Christmas Always Comes
By Jackie French
Illustrated by Bruce Whatley
Reviewed by Barbara Braxton
Christmas Eve, 1932 and both drought and The Depression have driven Joey’s family into living and droving on the “long paddock”, that narrow strip of land between the road and the farmers’ fences that has become saviour for many as they seek fodder and water for cattle who have long ago eaten what was available in their own paddocks.
Young Joey, sitting in the dray with his older sister Ellie, remembers Christmases past and is very concerned that there seems to be little preparation for this one. “There’s always a tree at Christmas. With red and gold decorations and tinsel. And Santa finds everyone!” But Ellie is more pragmatic and tries to keep him from getting his hopes up. “you can’t have a Christmas tree droving the long paddock,” she tells him.
As the mob finally find some puddles to drink, a gift in itself, the family pulls up deciding to stop for Christmas Day and although Ellie warns him there is no money, Joey is determined to have Christmas pudding and presents and hangs up his old sock on the barbed wire fence in anticipation. But what will await him when the new day dawns?
This is a heart-warming story from one of Australia’s best teams for creating picture books, and both French and Whatley have crafted words and images that cut to the core of what we really remember and celebrate at Christmas regardless of the time or circumstances. That Christmas comes in many guises apart from the stereotype “perfection’ of television advertisements and programs because love and friendship and compassion can be found anywhere if we choose to look.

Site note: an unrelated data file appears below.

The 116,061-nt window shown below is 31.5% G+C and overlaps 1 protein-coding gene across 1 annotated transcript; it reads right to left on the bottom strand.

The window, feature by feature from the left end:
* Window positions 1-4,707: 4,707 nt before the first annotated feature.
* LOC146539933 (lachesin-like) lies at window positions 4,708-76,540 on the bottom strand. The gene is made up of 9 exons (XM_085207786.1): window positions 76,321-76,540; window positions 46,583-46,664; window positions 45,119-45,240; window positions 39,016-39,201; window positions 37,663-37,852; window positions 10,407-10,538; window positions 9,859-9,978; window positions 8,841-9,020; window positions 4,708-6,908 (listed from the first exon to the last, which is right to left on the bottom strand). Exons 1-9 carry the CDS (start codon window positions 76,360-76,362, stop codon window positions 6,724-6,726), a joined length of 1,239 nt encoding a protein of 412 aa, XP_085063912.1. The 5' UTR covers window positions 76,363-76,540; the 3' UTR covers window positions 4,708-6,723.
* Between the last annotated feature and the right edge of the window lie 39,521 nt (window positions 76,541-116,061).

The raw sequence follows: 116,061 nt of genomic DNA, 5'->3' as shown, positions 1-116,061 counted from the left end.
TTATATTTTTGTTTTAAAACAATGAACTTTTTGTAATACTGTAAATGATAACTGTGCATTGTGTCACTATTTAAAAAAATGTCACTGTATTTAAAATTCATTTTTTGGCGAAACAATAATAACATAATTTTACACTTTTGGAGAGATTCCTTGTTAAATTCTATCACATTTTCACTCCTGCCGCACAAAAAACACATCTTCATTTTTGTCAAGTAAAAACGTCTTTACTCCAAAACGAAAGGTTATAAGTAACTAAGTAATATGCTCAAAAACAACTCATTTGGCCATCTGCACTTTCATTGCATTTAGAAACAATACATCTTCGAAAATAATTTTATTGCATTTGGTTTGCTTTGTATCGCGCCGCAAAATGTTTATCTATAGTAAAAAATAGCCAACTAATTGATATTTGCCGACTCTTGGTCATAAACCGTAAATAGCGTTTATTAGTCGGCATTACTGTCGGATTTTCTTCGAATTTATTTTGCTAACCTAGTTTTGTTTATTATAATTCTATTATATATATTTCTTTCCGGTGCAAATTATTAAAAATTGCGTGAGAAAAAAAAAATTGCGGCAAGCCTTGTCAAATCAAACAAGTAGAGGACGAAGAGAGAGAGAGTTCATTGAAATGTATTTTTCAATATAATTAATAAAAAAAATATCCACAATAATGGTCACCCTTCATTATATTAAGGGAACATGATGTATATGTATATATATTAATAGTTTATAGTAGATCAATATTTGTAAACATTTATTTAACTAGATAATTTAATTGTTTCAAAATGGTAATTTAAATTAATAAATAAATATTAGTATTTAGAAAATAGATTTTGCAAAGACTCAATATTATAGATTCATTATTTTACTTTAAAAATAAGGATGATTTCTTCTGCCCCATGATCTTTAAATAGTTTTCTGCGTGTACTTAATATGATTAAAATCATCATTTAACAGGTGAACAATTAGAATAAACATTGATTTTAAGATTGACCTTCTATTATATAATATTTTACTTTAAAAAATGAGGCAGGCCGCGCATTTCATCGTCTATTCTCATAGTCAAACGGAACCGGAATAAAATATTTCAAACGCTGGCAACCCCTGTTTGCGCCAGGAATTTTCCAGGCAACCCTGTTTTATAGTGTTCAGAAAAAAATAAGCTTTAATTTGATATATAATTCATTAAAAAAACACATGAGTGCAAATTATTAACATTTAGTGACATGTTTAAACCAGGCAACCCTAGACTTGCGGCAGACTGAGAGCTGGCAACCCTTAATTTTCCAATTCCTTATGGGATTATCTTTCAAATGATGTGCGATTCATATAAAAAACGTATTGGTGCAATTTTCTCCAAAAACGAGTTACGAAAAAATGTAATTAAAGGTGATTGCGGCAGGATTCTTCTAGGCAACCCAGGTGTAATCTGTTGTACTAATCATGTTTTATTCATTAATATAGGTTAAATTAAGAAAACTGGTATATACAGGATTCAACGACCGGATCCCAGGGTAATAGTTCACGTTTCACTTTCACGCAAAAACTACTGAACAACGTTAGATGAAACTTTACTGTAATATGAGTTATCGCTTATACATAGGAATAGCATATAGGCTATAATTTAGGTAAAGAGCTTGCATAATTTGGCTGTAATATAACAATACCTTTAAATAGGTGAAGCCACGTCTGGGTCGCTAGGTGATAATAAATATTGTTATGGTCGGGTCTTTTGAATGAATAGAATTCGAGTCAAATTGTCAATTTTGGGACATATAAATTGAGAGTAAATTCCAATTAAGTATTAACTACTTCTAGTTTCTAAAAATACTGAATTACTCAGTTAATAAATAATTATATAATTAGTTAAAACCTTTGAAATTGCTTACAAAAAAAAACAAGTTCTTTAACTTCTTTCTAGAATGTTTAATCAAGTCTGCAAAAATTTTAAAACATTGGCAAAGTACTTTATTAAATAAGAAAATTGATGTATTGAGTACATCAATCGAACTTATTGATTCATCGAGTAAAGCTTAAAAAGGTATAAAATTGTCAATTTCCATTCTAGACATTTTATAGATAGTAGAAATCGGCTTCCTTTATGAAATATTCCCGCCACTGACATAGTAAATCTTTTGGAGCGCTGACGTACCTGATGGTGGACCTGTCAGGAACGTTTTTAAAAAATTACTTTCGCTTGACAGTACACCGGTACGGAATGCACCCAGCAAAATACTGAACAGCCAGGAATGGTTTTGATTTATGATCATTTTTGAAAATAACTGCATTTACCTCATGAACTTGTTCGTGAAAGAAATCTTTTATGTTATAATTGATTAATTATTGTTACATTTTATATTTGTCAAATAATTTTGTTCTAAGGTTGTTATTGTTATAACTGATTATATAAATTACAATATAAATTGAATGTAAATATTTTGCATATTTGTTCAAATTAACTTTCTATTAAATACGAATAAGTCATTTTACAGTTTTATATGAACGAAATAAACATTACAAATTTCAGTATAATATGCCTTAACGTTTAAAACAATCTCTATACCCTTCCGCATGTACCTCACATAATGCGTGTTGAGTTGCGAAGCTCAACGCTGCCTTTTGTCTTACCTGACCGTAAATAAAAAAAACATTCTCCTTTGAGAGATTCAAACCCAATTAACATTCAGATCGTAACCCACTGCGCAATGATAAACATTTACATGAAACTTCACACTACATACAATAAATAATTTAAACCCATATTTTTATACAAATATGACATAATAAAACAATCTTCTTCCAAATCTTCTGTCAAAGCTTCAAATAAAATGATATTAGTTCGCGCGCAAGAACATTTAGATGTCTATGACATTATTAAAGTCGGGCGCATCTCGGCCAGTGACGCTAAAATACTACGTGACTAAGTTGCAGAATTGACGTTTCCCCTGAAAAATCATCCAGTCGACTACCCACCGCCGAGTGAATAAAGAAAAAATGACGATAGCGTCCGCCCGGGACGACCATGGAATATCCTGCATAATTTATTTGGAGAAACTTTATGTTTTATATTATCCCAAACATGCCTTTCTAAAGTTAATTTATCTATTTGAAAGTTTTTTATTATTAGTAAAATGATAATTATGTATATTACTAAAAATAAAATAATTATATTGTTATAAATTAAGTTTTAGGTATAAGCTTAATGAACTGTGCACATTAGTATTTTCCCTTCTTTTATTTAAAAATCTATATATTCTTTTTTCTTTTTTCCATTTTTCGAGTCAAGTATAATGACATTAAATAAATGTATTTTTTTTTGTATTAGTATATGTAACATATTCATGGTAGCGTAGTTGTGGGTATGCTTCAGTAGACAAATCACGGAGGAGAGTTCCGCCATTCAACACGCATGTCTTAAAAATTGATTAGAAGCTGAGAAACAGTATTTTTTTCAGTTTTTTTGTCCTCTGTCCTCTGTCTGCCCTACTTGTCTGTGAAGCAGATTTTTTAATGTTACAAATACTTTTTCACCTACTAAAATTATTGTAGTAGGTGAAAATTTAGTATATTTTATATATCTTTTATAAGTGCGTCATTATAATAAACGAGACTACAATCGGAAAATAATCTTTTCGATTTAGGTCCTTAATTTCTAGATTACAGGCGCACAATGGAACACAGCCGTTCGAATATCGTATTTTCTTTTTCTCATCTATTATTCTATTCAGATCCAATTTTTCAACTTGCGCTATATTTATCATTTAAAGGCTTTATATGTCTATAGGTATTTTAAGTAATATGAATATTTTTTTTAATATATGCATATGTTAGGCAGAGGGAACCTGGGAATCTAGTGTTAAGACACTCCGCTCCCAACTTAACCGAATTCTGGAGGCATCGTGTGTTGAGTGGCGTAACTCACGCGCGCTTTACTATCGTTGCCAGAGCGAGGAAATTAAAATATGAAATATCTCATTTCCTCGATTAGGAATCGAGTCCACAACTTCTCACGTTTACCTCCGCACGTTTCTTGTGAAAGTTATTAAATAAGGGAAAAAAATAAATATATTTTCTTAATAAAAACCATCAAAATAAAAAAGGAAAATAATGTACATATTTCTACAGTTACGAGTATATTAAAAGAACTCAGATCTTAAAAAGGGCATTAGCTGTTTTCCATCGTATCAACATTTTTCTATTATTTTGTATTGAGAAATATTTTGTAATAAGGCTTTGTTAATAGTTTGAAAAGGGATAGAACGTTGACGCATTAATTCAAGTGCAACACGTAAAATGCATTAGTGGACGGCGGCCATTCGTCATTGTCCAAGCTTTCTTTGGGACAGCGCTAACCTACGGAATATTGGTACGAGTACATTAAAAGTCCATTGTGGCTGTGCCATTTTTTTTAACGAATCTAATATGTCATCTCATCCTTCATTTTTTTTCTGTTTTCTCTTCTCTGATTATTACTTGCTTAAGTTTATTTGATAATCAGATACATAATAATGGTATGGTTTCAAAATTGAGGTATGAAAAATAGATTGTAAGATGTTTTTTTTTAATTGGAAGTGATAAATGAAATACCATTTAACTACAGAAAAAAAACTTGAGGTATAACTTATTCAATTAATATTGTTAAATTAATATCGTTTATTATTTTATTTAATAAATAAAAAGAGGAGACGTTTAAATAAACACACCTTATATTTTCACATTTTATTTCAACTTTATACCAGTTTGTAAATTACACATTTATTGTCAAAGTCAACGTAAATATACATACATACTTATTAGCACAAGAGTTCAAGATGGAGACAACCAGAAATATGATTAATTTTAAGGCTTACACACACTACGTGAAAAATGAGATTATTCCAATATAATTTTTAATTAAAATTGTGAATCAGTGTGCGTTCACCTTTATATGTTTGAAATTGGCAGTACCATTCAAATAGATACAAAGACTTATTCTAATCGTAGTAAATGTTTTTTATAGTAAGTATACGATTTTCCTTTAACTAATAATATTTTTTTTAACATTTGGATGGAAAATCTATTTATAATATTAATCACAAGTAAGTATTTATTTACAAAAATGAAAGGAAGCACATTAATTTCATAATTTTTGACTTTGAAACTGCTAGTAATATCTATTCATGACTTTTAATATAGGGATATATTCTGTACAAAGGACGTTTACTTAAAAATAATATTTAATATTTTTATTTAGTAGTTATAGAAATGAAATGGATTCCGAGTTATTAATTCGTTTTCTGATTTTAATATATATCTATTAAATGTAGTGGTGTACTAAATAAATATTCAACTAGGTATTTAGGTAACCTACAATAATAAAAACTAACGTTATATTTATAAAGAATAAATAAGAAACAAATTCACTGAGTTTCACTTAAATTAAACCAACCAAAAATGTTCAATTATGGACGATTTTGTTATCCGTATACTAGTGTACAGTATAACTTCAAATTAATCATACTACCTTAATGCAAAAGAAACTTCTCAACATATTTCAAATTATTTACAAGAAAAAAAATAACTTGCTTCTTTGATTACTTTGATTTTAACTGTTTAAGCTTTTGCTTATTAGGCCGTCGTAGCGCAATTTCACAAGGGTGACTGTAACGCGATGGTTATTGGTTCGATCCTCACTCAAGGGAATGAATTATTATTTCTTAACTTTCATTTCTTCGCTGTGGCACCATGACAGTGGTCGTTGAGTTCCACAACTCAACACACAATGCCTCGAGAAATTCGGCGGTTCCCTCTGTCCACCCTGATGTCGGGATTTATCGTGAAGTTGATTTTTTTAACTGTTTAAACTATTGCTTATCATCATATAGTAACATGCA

After another year of COVID-19 overshadowing our lives like a black cloud, as adults we are reminded of the irrepressible spirit and joy for life of our children who live in the moment as Joey’s belief and determination to find Christmas show us that this is a time for family, for simple things, and for delighting in the share joy of sharing and just being alive. Whether it is in the city, country, bush, beach or on the long paddock, it is those we share the time with, the things we do together and the memories we create that make Christmas uniquely special regardless of artificial trappings and trimmings. So whether it is a big party celebrating reuniting after borders open or something small and Zoomed, everyone can have a Christmas.
As always, Jackie packs so much more into her stories than just the words on the page (and Whatley has a gift for interpreting them with such insight) but regardless of the settings, her stories invariably have an underlying theme of hope and love – and that’s really all we need.